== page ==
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If you’re a devotee of broad, manicured lawns, you’re probably not a fan of wild violets. Joyfully living up to their moniker (“Johnny-jump-ups”) the multicolored blossoms of Viola tricolor erupt with utter abandon in driveways, meadows, pastures, and waste areas from early spring until late fall. And they’re more than happy to punctuate – if not overrun – that close-cropped expanse of turf you toil over every summer weekend.

But violets are more than just troublesome weeds. Of the 400 to 500 species of Viola scattered across the temperate regions of the Northern Hemisphere, most have benefited mankind in one way or another. (If you’ve ever tucked a flat of domesticated pansies into a flowerbed, you’ve rubbed knuckles with violets, so you’ve at least profited from their cheerful appearance.)

Violets are good food. Their steamed leaves and flower buds, rich in beta-carotene, make an excellent potherb. When added to soups, violet blossoms act as a thickening agent, much like okra (but with less slimy results, in my opinion). Violet-leaf tea is soothing and calming. When used as a salad garnish, violet blossoms add a touch of whimsy as well as nutrition.

Violets have a long and respected history as medicinals. One common name for wild violets, “heartsease,” alludes to the herb’s reputation for decreasing blood pressure and alleviating cardiac congestion (there’s also the more romantic slant: an infusion of wild violets will ease a broken heart). Viola species have been touted for epilepsy, asthma, headaches, skin problems (including psoriasis, cradle cap, and acne), sore throats, fever, and coughs. Their anti-inflammatory and diuretic properties make violets useful for relieving arthritis, cystitis, and kidney stones, and their flavonoids help support blood vessels. The roots of violets are laxative and emetic (should you ever need either of those services). More than one tome has extolled violets as helpful for, or even curative of, cancer. In his books, The Way of Herbs and Treating Cancer with Herbs, an Integrative Approach, Dr. Michael Tierra reports that violet infusions and poultices, when taken internally or applied externally, help soften and disperse tumors of the breast, lungs, and gastrointestinal tract.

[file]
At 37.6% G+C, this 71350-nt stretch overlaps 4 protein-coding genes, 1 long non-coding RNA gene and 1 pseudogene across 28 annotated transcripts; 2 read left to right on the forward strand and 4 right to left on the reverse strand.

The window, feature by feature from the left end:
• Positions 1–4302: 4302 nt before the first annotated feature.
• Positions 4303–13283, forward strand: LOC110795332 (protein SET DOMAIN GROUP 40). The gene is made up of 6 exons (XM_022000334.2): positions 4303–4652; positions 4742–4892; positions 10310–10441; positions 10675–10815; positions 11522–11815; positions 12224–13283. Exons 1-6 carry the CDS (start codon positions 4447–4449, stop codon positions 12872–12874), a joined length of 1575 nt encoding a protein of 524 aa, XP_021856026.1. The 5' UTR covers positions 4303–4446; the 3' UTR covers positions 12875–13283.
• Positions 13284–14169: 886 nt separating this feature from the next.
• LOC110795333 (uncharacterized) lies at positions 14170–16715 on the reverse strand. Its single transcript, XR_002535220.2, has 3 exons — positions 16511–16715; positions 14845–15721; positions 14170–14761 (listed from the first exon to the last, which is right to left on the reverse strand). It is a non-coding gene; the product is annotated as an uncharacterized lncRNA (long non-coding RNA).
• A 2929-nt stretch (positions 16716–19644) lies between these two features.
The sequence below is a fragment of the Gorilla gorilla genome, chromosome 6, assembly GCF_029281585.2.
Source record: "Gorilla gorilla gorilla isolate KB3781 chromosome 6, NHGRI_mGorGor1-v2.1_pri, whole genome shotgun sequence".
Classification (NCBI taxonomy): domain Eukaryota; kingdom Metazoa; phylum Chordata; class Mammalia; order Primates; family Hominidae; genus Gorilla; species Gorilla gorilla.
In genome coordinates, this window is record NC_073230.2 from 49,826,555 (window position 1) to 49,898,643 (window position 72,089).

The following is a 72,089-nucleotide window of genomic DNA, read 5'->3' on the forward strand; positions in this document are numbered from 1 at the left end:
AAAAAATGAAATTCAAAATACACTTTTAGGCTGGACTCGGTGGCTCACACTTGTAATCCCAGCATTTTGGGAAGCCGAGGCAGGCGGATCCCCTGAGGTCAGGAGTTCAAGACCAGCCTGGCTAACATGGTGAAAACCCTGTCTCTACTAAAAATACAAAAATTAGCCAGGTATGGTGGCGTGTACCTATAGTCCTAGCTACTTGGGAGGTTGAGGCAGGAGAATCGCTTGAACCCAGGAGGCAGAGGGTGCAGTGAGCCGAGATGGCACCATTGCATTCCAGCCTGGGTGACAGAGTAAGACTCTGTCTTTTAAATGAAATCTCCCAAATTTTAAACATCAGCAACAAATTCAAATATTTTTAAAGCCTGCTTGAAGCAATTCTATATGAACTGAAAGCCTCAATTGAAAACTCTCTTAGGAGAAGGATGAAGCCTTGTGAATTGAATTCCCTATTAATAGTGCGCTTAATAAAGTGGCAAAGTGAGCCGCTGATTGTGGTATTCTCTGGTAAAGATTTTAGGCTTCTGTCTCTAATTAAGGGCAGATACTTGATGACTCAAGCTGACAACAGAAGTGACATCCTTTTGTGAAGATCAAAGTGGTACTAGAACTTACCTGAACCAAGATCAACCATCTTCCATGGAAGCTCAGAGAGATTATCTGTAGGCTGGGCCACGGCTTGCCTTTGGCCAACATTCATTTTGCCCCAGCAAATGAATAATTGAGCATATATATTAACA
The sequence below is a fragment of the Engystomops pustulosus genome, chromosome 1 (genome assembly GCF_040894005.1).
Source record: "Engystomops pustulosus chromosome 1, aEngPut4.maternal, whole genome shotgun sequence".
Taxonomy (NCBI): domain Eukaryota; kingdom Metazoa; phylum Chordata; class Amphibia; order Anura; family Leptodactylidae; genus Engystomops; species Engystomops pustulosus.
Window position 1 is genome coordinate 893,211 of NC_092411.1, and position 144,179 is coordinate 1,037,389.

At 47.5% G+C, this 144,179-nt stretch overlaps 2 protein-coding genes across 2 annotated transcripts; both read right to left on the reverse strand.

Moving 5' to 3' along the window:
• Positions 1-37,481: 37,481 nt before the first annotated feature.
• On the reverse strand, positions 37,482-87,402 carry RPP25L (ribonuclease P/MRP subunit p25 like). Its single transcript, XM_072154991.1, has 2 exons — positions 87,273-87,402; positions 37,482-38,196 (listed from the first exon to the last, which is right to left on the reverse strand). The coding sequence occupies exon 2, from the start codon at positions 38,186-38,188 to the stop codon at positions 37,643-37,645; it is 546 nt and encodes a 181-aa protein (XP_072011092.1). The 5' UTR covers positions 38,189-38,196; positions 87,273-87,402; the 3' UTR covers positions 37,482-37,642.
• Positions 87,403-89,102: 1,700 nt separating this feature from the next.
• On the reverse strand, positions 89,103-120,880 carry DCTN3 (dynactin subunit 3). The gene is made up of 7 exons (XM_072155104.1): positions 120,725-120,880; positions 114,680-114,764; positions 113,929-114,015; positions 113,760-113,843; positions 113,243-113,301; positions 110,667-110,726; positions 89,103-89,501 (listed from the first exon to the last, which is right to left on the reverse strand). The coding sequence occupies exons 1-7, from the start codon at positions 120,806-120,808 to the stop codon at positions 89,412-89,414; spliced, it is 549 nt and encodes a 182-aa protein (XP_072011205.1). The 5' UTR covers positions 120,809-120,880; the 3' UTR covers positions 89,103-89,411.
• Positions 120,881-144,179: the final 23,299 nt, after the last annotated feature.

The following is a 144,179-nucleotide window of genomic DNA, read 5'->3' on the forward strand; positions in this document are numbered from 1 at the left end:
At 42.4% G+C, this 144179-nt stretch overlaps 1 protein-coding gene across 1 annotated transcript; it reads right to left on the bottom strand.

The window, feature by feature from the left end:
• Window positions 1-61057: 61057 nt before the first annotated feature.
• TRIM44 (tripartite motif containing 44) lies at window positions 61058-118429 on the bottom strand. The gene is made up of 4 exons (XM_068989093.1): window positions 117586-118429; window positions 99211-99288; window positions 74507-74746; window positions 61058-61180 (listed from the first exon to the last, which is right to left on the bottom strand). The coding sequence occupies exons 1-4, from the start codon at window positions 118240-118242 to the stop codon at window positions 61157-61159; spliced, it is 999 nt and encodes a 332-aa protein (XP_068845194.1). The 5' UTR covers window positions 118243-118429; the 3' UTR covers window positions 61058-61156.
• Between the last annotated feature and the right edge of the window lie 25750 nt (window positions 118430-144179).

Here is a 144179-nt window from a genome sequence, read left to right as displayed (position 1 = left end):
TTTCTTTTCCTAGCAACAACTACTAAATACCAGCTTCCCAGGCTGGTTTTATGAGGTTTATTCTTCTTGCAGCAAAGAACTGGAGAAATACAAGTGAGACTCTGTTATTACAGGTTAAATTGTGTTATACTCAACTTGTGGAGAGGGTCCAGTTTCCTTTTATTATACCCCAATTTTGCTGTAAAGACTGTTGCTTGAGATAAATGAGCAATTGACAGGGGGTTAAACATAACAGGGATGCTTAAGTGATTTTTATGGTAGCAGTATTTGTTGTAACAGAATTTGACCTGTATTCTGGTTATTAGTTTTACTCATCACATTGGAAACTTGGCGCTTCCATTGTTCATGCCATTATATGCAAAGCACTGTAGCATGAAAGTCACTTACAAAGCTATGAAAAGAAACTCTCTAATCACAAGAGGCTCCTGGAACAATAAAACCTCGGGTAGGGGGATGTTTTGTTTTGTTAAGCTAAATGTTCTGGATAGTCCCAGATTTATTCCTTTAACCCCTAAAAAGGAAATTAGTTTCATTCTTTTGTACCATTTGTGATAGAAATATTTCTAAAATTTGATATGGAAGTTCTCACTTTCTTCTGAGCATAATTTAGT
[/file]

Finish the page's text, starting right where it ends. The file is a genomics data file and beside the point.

As usual, a nod to the phytochemists helps round out this essay on medicinal herbs. The salubrious constituents of violets include mucilage, salicylates, aglycones, cytotoxic cyclotides (hence their antitumor activity), rutin, quercitin, kaempferol, apigenin, and carotenoids, to name a few.

So, the next time you feel compelled to launch a scorched-earth crusade against those diminutive purple-and-yellow-faced weeds in your lawn, sit down, kick off your shoes and socks, thread a few violets through your hair, turn your own face toward the sun, and let the lawn go.

Sources

  1. The Way of Herbs. Michael Tierra, L.Ac., O.M.D. Pocket Books, 1998
  2. Treating Cancer with Herbs, an Integrative Approach. Michael Tierra, L.Ac., N.D. Lotus Press, 2003
  3. The New Age Herbalist. Richard Mabey. Simon & Schuster, 1988
  4. Indian Herbalogy of North America. Alma R. Hutchens. Shambhala Publications, 1973

All images copyright 2012, Stephe